My Financial Health at 20, 30 and now 40
March, next month marks my 40th birthday. I thought it would interesting to compare my financial health as each decade has passed.
I was in my 2nd year of maths degree at Brunel university, for 6 months during the second year was work experience time. Off to work I went for a small accountancy firm to test it out, maybe I wanted to be an accountant, I was being paid £150 each week by cheque. I was living in the box room of a police man’s house in Hillingdon which cost maybe £150 per month as all my friends had gone home! I am second from the left.
This is where I learnt the basics of tax and allowable expenses and tax returns. Joy. I also worked evening in the 6 bells pub in West Drayton so financially I was doing okay. I had lots of spare cash!! I had just discovered store cards so I knew I had a few of them. I thought nothing of shopping for the clothes I wanted or going out for pizza hut dinners.
University wasn’t an expensive time for me like it is now. My parents had both died by this time but my step mother who had inherited everything used to transfer me money each month to pay for my rent. Each year I got a grant at university and I did take out small loans for 3 out of the four years.
I left university with 5k worth of debt but landed a well-paid job with HSBC studying for my accountancy exams so it was paid off by the time I was 25 I think.
I was 9 weeks pregnant on my 30th birthday! Hubby and I got engaged on my 30th birthday as well. Financially I had bought my second house after having got on the property ladder at aged 25 with my ex-boyfriend. I had been working for the whole of my 20’s for HSBC and Tesco, qualifying as a management accountant. I think at the age of 30 I was earning maybe £45k.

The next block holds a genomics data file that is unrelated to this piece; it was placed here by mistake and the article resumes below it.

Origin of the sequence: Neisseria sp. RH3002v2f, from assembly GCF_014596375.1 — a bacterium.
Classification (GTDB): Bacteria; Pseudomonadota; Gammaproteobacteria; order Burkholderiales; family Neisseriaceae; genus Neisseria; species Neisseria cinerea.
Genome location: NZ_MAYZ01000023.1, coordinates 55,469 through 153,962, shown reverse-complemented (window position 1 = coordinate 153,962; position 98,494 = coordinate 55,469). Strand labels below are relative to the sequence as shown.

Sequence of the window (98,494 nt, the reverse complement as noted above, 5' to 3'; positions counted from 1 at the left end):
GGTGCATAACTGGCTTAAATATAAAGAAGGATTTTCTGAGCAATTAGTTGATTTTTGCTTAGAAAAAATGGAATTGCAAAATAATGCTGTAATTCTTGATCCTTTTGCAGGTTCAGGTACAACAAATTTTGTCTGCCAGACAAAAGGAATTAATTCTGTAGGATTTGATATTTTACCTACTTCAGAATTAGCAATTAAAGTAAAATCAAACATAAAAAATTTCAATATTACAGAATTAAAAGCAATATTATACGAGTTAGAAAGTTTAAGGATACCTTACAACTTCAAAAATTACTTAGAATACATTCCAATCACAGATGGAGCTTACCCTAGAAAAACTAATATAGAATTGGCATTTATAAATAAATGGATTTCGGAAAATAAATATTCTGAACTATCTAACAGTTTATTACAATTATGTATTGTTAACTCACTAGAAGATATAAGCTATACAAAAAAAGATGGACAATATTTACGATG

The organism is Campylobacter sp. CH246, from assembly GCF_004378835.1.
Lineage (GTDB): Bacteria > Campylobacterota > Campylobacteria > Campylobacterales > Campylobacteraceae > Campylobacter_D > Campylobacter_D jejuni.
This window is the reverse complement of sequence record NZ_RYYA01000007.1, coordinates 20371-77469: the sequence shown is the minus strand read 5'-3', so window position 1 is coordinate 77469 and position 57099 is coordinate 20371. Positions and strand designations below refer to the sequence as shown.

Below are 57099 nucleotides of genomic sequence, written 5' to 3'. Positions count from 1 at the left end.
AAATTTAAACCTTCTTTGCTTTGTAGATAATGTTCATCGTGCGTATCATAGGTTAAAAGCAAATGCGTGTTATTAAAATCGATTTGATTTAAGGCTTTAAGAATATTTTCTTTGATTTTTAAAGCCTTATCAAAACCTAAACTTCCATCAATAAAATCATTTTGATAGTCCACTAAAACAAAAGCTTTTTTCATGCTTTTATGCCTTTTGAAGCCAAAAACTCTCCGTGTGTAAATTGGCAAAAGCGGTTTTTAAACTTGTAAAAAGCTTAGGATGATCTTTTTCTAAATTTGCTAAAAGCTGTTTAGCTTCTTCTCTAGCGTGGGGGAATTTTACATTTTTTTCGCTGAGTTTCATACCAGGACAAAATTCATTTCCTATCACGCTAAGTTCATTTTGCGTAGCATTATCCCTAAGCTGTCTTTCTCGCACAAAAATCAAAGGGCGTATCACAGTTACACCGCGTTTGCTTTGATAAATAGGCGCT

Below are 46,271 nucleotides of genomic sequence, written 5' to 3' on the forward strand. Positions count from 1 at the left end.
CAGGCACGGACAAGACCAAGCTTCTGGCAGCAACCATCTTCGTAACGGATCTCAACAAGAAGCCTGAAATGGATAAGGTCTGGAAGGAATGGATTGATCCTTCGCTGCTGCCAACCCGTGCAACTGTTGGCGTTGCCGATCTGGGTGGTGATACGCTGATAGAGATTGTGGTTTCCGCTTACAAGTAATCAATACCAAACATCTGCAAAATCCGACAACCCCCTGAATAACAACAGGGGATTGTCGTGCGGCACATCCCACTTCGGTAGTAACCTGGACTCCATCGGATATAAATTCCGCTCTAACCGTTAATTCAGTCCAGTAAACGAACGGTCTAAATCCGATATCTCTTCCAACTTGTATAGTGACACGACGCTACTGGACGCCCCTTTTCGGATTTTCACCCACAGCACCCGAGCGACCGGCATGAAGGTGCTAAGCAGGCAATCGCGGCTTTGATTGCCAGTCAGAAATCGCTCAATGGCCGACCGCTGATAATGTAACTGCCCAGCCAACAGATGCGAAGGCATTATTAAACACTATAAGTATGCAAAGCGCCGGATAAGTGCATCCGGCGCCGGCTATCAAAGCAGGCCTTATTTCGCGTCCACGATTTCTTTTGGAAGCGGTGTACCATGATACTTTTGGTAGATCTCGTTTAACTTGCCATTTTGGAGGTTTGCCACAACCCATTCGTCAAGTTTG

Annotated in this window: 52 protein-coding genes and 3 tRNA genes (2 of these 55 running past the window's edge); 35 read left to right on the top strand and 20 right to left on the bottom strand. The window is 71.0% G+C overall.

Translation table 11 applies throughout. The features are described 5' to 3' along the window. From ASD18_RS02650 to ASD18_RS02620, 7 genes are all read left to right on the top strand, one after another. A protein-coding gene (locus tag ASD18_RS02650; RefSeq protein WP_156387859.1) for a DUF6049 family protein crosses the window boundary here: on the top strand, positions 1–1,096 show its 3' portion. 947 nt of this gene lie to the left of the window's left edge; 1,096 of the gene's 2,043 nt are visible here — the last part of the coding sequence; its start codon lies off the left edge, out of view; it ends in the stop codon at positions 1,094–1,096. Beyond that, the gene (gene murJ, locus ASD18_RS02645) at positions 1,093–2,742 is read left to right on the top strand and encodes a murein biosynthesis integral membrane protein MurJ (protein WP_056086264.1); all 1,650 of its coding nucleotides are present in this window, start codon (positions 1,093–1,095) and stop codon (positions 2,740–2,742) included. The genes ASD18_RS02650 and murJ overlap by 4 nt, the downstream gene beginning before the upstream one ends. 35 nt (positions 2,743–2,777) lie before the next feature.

I had a 2-bedroom house in Knebworth with £30k of equity in it. The equity had been built up from the first house that was sold when I had split up with the ex. Most of my 30th year was spent pregnant and at the same time I took redundancy from Tesco this paid for a fabulous wedding, honeymoon and paid the bills until Dylan was 8 months old. It was nice to have an 18-month break from work.
The family grew through my 30s and we made a very sensible and lucrative financial decision by moving to a 3-bedroom house in the same village, Knebworth, when the market was at rock bottom. We bought our house for £220k and its now worth more than double than that. We have a very nice chunk of equity (not that we can touch it!). We released some money from the mortgage 3 years ago, to extend the house to 4 bedrooms and created a lot more value and space. Another sensible financial decision.
We don’t have much in savings or investments, mainly because it all has been used up paying the bills whilst building the Mrs Mummypenny business. Thankfully now the business is at a point where it is making money and I can start building the savings back up again. I did pay into a pension for much of my 30’s whilst employed so have a great chunk of money stashed away there.
It’s Interesting to look at Financial Health
It’s interesting to look back at some of the financial decisions I made, some were right, some were maybe not the best of ideas. I regret not saving more in my 20’s when I had no children and a much cheaper mortgage. I regret not paying into my pension in my 20’s. However, the investments we made into property have really paid off and it feels great to know that we have that.
At all points in my financial history I have had credit card debt, ever since I can remember I have had a balance being paid off on an interest free credit card so it feels like the norm rather than wrong. This is something that I am keen not to have going forward so we are working hard to pay off what credit card debts we have. 12 months left and counting!
How does your financial history look at the different points of your life? Is there anything you are super proud of or maybe a big lesson learnt?